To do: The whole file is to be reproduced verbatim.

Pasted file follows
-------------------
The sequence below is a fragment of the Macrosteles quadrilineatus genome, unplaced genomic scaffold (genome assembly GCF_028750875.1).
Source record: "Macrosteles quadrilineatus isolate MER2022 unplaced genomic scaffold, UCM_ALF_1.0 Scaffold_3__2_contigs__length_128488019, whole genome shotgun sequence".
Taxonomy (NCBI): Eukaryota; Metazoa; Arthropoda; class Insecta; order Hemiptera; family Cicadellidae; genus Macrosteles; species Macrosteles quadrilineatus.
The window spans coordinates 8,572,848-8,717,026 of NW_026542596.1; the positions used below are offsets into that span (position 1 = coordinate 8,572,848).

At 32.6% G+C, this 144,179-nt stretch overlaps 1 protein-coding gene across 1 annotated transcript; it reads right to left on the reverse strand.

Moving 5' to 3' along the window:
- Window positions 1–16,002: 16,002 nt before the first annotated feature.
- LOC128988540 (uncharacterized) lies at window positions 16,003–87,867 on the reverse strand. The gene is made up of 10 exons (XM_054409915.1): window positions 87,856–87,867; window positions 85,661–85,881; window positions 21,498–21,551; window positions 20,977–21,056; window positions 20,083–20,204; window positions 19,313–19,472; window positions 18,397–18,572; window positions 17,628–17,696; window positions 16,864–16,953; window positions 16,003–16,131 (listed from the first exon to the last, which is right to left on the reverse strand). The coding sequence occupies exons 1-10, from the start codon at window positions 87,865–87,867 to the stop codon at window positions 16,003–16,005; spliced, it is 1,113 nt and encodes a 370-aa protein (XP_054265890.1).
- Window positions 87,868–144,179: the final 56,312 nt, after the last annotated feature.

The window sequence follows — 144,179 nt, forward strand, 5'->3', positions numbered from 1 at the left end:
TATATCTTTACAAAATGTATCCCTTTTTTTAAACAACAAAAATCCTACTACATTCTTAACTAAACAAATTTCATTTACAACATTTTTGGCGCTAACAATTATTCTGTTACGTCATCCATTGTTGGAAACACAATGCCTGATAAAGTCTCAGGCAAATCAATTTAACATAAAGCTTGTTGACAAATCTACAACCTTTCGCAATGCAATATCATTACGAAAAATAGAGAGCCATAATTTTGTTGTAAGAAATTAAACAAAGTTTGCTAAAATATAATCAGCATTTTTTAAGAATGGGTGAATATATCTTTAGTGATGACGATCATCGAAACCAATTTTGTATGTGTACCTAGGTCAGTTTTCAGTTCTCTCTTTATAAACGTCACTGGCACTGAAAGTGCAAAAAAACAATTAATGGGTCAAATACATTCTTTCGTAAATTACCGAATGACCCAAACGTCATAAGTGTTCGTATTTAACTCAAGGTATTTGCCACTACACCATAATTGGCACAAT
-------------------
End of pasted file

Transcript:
The sequence below is a fragment of the Macrosteles quadrilineatus genome, unplaced genomic scaffold (genome assembly GCF_028750875.1).
Source record: "Macrosteles quadrilineatus isolate MER2022 unplaced genomic scaffold, UCM_ALF_1.0 Scaffold_3__2_contigs__length_128488019, whole genome shotgun sequence".
Taxonomy (NCBI): Eukaryota; Metazoa; Arthropoda; class Insecta; order Hemiptera; family Cicadellidae; genus Macrosteles; species Macrosteles quadrilineatus.
The window spans coordinates 8,572,848-8,717,026 of NW_026542596.1; the positions used below are offsets into that span (position 1 = coordinate 8,572,848).

At 32.6% G+C, this 144,179-nt stretch overlaps 1 protein-coding gene across 1 annotated transcript; it reads right to left on the reverse strand.

Moving 5' to 3' along the window:
- Window positions 1–16,002: 16,002 nt before the first annotated feature.
- LOC128988540 (uncharacterized) lies at window positions 16,003–87,867 on the reverse strand. The gene is made up of 10 exons (XM_054409915.1): window positions 87,856–87,867; window positions 85,661–85,881; window positions 21,498–21,551; window positions 20,977–21,056; window positions 20,083–20,204; window positions 19,313–19,472; window positions 18,397–18,572; window positions 17,628–17,696; window positions 16,864–16,953; window positions 16,003–16,131 (listed from the first exon to the last, which is right to left on the reverse strand). The coding sequence occupies exons 1-10, from the start codon at window positions 87,865–87,867 to the stop codon at window positions 16,003–16,005; spliced, it is 1,113 nt and encodes a 370-aa protein (XP_054265890.1).
- Window positions 87,868–144,179: the final 56,312 nt, after the last annotated feature.

The window sequence follows — 144,179 nt, forward strand, 5'->3', positions numbered from 1 at the left end:
TATATCTTTACAAAATGTATCCCTTTTTTTAAACAACAAAAATCCTACTACATTCTTAACTAAACAAATTTCATTTACAACATTTTTGGCGCTAACAATTATTCTGTTACGTCATCCATTGTTGGAAACACAATGCCTGATAAAGTCTCAGGCAAATCAATTTAACATAAAGCTTGTTGACAAATCTACAACCTTTCGCAATGCAATATCATTACGAAAAATAGAGAGCCATAATTTTGTTGTAAGAAATTAAACAAAGTTTGCTAAAATATAATCAGCATTTTTTAAGAATGGGTGAATATATCTTTAGTGATGACGATCATCGAAACCAATTTTGTATGTGTACCTAGGTCAGTTTTCAGTTCTCTCTTTATAAACGTCACTGGCACTGAAAGTGCAAAAAAACAATTAATGGGTCAAATACATTCTTTCGTAAATTACCGAATGACCCAAACGTCATAAGTGTTCGTATTTAACTCAAGGTATTTGCCACTACACCATAATTGGCACAAT